This month, we have another action-packed lineup of DIY music technological inventions in Brooklyn. Show+tell plus mini-workshop + hands-on jam time + musical performances = one noise-filled musical geekster party for anyone curious to discover new sound-making creations.
We’ll have a live feed set up for the rest of the world; more on that soon.
Thursday, May 21
3rd Ward, Brooklyn: Directions
Sponsored by 3rd Ward, createdigitalmusic.com, XLR8R.com, Make Magazine, and Etsy.com
Free / Free Pabst Blue Ribbon beer (while the PBRs last)!
RSVP to email@example.com
Two robotic gamelan instruments are coming to Handmade Music – get up and close to the robotically-enhanced bronze metallophones, learn how it works, then listen to a robo-gamelan composition.
Fatamorgana (Indonesian for Mirage), a composition by Zemi17 played by the worlds first and only pair of Robotic Balinese Gender Wayang (10 key bronze xylophones with resonators) from the world’s first and only fully robotic Indonesian styled gamelan orchestra, The GamelaTron (http://gamelatron.com, http://myspace.com/gamelatron) by the League of Electronic Music Urban Robots (http://lemurbots.org) and Zemi17 (http://zemi17.net)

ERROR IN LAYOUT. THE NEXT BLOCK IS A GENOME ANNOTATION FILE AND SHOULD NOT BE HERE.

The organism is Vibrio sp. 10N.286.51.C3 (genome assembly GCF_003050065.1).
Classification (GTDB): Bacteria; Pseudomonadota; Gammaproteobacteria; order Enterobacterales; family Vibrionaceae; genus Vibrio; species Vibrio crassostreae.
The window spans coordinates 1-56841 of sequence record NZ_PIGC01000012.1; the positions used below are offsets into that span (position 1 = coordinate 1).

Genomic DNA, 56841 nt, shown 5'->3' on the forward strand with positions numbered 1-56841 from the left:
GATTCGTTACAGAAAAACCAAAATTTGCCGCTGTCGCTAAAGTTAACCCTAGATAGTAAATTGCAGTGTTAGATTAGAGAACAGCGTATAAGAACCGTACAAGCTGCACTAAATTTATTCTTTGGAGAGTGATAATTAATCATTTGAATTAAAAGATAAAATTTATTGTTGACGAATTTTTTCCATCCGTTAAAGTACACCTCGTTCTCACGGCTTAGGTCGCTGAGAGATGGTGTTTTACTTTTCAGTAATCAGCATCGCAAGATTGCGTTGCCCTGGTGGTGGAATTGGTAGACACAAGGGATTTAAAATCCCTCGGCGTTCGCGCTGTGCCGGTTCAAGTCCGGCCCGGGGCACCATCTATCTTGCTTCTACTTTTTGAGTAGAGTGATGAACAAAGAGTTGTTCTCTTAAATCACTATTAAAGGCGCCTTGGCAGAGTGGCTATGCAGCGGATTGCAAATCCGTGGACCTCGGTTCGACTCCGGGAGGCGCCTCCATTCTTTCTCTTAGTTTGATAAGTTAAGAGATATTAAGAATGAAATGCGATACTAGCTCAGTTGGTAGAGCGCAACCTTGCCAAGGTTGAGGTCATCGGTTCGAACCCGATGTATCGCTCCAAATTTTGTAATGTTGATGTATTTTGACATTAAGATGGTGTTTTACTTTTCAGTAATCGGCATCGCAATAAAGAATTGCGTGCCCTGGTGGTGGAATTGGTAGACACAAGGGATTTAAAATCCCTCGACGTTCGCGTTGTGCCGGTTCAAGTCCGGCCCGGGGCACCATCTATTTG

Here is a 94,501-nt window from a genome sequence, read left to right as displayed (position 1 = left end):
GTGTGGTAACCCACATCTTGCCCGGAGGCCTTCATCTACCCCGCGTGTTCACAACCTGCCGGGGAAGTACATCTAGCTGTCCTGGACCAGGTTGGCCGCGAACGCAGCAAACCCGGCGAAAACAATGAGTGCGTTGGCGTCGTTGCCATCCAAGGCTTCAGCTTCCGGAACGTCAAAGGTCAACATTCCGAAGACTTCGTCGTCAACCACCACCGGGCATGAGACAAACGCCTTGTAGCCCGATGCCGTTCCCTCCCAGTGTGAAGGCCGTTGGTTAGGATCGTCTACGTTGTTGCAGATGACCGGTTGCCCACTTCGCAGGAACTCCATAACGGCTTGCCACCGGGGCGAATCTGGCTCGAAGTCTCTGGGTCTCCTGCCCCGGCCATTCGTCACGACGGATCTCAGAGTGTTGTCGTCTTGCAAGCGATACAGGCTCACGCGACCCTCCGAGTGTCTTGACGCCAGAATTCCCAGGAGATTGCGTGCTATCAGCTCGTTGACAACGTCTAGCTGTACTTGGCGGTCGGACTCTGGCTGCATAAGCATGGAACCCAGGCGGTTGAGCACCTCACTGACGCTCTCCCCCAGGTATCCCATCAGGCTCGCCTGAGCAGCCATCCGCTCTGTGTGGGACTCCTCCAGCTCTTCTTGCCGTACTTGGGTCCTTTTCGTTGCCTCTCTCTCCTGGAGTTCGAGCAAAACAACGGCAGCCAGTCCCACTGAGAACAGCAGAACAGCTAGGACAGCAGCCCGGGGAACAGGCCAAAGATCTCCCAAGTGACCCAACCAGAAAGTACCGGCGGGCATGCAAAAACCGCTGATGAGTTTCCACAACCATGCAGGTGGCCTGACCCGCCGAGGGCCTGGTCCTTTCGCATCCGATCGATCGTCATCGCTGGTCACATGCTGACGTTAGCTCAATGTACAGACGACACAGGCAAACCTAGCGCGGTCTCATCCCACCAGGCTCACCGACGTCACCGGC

LEMUR: League of Electronic Musical Urban Robots is a Brooklyn-based group of artist and technologists who create robotic musical instruments. Founded in 2000 by musician and engineer Eric Singer, LEMUR creates exotic, sculptural musical instruments which integrate robotic technology.
Save That Old iPod / PDA: Make it a Powerful Sound Object
Hans-Christoph Steiner is rescuing old, supposedly “worthless” PDAs and iPods from the scrap heap, unlocking the sonic powers that lurk within through the forces of open source software. ReWare uses Linux and the interactive environment Pure Data (Pd) – among others – to turn those pocket gadgets into musical instruments, sonic toys, useful tools, and interactive art.
See Hans’ box o’ portable devices – and get your own gadget to come out of the closet and be rejuvenated.
PETER KIRN will display some first experiments with Google’s open-source Android mobile platform, turning the TMobile G1 phone into a gestural controller for music. If you’ve got a G1 of your own, we can get you up and running. If you’re interested in other free OpenSoundControl-powered tools for performance, you’ll want to drop by.